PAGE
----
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Gustav MAHLER (1860-1911)
Das Lied von der Erde (1909)
Iris Vermillion (contralto); Keith Lewis (tenor)
Staatskapelle Dresden/Giuseppe Sinopoli
rec. January 1996, Lukaskirche, Dresden. DDD
German text and English, French and Italian translations included
DEUTSCHE GRAMMOPHON PRESTO CD 453437-2 [63:52]

First, the good news: the orchestral and recorded sound here is ravishing and the playing of the Staatskapelle sparkles. Sinopoli conducts beautifully, directing a big, bold account which balances the richness and depth of the orchestra’s Klang with the precision and brightness of individual instrumentalists’ contributions. I cannot fault the choice of tempi, the control over phrasing or the balance between the movements. Only in the closing pages of this great work do I find there to be a lack of – what is it? – tension, atmosphere, occasion; something vital is lacking. I have never heard a more cursory conclusion to what should be a magical apotheosis; its very perfunctoriness is baffling.

The problem for me is in the choice of solo vocalists. There is a very strong, and very extensive field of competitive recordings and the contribution of Iris Vermillion must inevitably be measured against that of singers of the calibre of Janet Baker, Christa Ludwig, Maureen Forrester and Agnes Baltsa. For me, Vermillion is not anything like the true contralto she is billed as, nor even an especially mellow mezzo-soprano: her tone here lacks all sensuousness, has little distinction, inclines to unsteadiness and is devoid of heft in its lower reaches. Where is the voluptuous caressing of notes we hear from those aforementioned artists? There is no velvet in the timbre and her voice turns too fruity under pressure. The final “Ewig” is about as ethereal as the last call in my local.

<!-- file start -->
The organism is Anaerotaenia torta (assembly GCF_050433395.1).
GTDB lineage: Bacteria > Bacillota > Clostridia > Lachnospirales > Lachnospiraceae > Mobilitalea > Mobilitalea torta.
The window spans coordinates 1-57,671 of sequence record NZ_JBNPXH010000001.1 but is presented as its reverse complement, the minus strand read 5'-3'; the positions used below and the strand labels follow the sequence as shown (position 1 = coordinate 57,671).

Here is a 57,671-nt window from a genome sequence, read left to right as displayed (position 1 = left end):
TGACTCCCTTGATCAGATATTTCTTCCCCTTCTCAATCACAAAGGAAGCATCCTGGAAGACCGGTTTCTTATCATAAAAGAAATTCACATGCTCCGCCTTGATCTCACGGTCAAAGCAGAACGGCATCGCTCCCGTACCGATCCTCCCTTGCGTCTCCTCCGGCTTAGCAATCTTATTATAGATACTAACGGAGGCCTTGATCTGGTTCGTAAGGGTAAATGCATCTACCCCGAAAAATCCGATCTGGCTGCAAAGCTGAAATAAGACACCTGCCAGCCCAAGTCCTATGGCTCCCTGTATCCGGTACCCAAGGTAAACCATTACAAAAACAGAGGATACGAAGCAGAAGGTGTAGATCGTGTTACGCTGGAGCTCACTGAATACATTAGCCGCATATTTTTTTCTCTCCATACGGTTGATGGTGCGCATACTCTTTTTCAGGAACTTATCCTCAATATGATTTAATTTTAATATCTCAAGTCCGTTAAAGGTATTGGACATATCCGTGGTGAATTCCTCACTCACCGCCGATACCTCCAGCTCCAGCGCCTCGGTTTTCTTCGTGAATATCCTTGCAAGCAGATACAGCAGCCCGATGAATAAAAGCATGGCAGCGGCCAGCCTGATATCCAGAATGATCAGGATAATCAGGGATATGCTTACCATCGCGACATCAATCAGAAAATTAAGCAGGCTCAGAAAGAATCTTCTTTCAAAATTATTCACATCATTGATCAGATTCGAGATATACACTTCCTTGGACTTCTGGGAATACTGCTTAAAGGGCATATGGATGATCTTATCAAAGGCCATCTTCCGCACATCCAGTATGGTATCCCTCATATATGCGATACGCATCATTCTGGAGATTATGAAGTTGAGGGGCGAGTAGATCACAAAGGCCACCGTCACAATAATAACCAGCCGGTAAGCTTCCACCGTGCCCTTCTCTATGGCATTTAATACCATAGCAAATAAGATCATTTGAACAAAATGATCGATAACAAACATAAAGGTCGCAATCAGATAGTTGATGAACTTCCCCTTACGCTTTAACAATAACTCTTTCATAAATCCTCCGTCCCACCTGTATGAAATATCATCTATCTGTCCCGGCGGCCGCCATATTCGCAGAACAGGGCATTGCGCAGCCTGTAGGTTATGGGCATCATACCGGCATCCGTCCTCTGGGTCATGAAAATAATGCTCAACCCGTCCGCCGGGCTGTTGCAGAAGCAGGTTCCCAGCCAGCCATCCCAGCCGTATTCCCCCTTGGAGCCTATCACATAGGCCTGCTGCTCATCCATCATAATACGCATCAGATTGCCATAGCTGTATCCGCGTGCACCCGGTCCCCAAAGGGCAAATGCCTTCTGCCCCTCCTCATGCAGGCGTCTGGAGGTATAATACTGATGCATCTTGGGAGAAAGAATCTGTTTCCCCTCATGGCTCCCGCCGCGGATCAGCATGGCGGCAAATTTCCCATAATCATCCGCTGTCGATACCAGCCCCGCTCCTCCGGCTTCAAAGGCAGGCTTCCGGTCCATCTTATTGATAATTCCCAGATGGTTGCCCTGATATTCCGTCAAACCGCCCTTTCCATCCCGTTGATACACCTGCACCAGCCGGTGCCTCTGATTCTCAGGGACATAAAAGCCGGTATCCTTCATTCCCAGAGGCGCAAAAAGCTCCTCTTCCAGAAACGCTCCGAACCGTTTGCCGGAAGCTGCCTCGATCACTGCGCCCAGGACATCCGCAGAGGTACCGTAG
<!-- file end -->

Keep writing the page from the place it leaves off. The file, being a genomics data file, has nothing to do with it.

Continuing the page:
Tenor Keith Lewis is very precise, light and musical with a good cutting edge to penetrate thicker orchestral textures but his essential sound is constricted with a fast vibrato that tends to flutter. What should be a moment of terror in the first song when he narrates the scene about the ape conveys minimal Angst, as his top B flat on “des Lebens” is lost in the noise. He is not bad and preferable to a lumbering, thick-voiced Heldentenor, especially if such a singer is fading, but in the end the sound is too unheroic. I prefer to hear a voice-type like Kollo at his best or lighter-voiced tenors like Kmentt, Richard Lewis and Wunderlich (for Klemperer), who have made a much more convincing job of their songs.

I fear that this is not a recording to which I shall return.
 
Ralph Moore

 

 




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